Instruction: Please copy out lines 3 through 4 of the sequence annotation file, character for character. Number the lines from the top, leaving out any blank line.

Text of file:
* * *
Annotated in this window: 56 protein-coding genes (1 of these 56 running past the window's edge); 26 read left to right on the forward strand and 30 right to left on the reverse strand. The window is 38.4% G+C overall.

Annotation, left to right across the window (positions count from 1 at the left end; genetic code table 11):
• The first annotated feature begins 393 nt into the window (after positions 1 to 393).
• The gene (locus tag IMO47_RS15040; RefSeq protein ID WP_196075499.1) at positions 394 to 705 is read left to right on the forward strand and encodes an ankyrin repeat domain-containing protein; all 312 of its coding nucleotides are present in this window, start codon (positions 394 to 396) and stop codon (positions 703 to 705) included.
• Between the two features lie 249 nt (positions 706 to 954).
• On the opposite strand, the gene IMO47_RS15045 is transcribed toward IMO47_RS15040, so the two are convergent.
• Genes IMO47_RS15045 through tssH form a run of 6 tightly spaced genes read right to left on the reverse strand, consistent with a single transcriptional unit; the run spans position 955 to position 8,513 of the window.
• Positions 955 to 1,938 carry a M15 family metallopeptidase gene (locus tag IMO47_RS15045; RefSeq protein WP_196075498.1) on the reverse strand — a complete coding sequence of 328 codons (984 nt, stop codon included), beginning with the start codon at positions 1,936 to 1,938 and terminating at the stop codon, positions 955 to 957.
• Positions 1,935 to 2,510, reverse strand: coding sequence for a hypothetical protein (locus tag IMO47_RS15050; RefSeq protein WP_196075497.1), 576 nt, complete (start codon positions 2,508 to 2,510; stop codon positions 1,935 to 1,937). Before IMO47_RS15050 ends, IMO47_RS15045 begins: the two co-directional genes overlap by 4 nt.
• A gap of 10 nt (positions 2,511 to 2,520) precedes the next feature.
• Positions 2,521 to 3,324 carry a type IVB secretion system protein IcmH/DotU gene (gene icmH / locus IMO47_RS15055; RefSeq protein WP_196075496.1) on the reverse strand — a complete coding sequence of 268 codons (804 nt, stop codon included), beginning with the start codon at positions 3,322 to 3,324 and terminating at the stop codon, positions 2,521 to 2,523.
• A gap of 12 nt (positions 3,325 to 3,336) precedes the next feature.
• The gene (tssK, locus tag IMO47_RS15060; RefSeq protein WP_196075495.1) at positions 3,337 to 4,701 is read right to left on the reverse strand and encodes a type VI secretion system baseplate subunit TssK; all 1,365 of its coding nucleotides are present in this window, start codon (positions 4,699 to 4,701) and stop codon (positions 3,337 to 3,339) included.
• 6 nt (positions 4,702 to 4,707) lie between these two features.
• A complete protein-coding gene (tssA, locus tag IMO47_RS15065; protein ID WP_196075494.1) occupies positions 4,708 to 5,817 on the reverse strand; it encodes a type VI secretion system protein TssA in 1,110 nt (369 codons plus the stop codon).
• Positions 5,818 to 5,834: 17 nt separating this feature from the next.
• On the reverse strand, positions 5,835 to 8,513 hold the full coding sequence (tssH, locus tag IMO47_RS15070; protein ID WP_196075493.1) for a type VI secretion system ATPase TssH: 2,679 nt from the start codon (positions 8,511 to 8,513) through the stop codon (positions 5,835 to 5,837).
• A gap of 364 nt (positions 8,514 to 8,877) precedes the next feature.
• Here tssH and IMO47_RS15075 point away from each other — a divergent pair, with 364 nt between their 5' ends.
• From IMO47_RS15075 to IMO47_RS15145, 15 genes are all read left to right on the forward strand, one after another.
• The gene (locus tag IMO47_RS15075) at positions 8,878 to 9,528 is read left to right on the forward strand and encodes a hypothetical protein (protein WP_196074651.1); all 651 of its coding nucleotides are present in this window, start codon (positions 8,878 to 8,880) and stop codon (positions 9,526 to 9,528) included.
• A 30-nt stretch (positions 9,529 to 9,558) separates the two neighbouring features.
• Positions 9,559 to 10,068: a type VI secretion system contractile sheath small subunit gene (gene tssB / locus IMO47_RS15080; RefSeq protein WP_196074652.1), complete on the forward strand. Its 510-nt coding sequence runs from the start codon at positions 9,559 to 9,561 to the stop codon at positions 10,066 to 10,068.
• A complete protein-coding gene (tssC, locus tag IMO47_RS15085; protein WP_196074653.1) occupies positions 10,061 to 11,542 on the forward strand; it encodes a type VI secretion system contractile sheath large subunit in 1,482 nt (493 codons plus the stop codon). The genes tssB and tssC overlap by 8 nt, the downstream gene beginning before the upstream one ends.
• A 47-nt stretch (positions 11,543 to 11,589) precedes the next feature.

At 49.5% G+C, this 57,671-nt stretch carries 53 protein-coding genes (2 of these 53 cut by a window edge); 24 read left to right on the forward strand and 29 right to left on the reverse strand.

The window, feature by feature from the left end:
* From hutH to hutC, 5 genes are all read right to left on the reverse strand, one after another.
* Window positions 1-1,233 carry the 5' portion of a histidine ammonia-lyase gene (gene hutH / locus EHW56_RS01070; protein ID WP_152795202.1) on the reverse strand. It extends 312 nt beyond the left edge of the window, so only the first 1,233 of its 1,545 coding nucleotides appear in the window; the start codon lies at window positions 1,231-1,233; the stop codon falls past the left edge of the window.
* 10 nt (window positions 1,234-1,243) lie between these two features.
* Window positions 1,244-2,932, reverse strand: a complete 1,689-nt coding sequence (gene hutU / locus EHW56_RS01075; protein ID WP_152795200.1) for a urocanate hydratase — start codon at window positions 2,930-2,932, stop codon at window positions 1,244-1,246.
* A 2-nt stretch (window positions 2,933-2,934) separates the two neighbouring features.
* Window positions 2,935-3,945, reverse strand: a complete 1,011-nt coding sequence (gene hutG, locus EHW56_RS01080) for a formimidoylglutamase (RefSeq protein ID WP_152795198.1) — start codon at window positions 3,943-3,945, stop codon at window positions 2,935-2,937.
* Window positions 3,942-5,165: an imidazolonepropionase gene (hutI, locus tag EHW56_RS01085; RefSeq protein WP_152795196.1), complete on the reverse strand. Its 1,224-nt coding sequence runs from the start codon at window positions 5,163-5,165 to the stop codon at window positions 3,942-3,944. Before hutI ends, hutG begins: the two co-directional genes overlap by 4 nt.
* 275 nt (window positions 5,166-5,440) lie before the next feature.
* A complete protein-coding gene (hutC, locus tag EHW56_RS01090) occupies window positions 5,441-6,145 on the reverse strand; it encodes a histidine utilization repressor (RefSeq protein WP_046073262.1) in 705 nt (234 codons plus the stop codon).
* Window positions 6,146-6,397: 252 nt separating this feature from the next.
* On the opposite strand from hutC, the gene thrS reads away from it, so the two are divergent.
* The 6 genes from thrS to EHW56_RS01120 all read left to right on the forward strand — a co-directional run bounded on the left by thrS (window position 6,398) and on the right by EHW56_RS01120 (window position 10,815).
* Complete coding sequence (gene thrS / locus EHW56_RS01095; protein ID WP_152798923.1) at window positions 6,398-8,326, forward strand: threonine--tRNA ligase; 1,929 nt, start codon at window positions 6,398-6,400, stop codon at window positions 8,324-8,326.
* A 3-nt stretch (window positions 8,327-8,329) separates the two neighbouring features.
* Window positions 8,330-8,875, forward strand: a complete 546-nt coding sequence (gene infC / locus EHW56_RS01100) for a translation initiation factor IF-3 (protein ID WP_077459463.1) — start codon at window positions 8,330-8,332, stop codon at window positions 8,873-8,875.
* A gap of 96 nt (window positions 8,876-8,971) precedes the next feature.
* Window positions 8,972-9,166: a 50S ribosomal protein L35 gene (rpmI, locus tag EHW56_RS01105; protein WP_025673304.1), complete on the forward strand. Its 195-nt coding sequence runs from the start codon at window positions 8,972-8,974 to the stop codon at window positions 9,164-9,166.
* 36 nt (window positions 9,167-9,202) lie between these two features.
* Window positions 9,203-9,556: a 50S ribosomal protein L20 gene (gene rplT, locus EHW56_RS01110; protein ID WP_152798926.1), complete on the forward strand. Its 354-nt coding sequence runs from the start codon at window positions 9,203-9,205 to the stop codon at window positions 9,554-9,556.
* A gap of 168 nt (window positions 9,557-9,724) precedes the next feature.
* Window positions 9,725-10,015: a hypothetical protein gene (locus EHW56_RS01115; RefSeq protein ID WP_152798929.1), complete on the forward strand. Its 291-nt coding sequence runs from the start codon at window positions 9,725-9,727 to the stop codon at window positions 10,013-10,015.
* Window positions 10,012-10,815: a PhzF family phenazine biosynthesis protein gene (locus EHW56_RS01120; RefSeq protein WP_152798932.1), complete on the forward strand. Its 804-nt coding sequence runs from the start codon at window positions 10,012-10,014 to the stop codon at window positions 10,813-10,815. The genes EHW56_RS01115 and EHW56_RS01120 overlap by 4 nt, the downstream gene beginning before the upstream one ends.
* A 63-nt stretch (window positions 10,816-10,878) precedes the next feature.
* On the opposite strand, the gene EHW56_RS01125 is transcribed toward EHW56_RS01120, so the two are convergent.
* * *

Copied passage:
• The first annotated feature begins 393 nt into the window (after positions 1 to 393).
• The gene (locus tag IMO47_RS15040; RefSeq protein ID WP_196075499.1) at positions 394 to 705 is read left to right on the forward strand and encodes an ankyrin repeat domain-containing protein; all 312 of its coding nucleotides are present in this window, start codon (positions 394 to 396) and stop codon (positions 703 to 705) included.